Saint George Slaying the Dragon

Qes Adamu Tesfaw (Ethiopian, b. 1933)
Paint on cloth
Work : 58 x 39 1/2 in. (1.5 x 1 m)
Credit Line
Gift of Neal and Elizabeth Sobania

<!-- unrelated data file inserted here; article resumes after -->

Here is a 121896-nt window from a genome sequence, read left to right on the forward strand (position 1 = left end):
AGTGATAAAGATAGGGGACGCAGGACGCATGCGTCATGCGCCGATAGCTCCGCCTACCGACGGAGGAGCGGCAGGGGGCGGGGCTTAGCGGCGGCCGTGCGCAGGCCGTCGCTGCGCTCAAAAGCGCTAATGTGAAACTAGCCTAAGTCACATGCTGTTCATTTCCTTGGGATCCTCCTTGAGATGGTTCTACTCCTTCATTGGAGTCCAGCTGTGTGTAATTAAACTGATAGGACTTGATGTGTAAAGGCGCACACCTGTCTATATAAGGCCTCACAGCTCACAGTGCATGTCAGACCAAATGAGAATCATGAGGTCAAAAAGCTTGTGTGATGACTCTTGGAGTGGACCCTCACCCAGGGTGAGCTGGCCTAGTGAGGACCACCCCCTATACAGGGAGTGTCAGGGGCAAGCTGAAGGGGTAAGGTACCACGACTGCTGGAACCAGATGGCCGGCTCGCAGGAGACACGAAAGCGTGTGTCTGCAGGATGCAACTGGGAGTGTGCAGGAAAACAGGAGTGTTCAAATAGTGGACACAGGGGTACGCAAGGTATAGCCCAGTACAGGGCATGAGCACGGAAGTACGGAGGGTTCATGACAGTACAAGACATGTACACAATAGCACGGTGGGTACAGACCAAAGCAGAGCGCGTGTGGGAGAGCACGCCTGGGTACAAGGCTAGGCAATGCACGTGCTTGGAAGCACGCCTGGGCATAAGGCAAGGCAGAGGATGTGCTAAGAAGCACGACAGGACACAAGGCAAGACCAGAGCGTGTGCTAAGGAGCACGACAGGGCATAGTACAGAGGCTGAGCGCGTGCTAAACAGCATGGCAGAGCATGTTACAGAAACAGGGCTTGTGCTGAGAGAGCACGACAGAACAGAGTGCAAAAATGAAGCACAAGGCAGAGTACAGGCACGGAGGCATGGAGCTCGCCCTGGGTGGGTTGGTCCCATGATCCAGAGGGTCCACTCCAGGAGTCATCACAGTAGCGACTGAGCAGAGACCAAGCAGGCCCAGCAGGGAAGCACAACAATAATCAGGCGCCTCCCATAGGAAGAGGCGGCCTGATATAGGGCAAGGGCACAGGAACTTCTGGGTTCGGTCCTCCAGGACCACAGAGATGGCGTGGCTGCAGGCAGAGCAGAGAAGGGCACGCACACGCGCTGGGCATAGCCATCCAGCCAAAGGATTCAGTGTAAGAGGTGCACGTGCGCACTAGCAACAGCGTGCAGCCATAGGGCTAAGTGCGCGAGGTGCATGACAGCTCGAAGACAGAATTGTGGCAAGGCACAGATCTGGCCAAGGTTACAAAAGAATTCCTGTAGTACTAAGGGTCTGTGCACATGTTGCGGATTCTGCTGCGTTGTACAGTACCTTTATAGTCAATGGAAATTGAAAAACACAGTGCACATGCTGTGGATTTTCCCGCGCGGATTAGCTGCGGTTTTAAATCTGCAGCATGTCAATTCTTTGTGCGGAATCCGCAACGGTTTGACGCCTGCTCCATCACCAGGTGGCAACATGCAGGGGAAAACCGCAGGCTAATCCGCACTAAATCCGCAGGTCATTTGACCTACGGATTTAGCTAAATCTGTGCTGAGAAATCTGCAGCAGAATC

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Followers of the Ethiopian Orthodox Church believe that saints can intercede with God on a person’s behalf to provide blessings or absolve sins, so images of saints appear frequently in church murals and icon paintings. Saint George is the most widely venerated saint in Ethiopia. Church tradition says that Saint George was a Roman soldier who was martyred in 303 CE for refusing to renounce his Christian faith. Later writers embellished his biography by telling how Saint George once saved a beautiful princess from a dragon that was demanding human sacrifices. The story of Saint George slaying the dragon has long been a favorite subject for Ethiopian artists, who often portray him in the guise of an Ethiopian nobleman riding a white horse and attacking a dragon with a spear. Such paintings are widely understood as metaphors for Christ’s triumph over Satan and reinforce the image of Saint George as a protector figure. Paintings of Saint George are often paired with paintings of the Virgin Mary in Ethiopian church murals and icons since, according to a text called The Miracles of Mary, Mary is supposed once to have said to a young person she cured of an illness: “George follows me always. He never parts from me wherever I go. I send him all places for help.” The title Qes in front of the artist’s name indicates that he is an ordained priest. Qes Adamu comes from the village of Bichena in Gojjam province, which, like Aksum, is known for producing artists. Although he has not been active as a member of the clergy since the 1960s, Adamu’s paintings remain firmly rooted in the teachings and artistic traditions of the Ethiopian Orthodox Church.

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